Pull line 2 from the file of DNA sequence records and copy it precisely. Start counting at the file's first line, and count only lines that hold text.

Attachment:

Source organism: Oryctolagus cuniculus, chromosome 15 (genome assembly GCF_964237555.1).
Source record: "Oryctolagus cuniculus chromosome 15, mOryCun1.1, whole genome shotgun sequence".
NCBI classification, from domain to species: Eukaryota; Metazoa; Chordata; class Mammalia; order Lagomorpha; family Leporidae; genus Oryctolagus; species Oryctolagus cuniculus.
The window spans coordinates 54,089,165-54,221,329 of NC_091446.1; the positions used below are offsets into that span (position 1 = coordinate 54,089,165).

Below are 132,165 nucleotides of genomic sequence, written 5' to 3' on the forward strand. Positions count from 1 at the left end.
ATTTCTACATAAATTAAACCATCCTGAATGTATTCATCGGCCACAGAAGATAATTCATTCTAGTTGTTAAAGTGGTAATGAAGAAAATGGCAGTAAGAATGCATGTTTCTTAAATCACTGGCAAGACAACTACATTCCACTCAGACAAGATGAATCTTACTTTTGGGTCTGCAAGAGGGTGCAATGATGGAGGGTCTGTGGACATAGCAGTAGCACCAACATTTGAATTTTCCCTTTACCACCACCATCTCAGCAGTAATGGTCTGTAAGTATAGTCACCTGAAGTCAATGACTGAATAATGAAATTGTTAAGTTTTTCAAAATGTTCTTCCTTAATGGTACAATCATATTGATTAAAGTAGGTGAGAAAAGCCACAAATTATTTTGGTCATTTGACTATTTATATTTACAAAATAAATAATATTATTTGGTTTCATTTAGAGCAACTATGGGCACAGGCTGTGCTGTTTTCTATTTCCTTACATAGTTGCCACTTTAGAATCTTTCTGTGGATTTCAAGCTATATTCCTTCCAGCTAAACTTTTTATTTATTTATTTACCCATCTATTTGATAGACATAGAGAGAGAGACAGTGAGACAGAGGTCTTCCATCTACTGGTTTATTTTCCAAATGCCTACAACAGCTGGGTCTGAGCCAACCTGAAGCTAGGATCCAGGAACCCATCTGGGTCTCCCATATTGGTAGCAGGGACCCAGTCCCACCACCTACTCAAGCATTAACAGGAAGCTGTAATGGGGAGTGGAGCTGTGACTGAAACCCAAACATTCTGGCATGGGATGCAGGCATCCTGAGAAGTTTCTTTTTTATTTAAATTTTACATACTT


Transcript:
Source record: "Oryctolagus cuniculus chromosome 15, mOryCun1.1, whole genome shotgun sequence".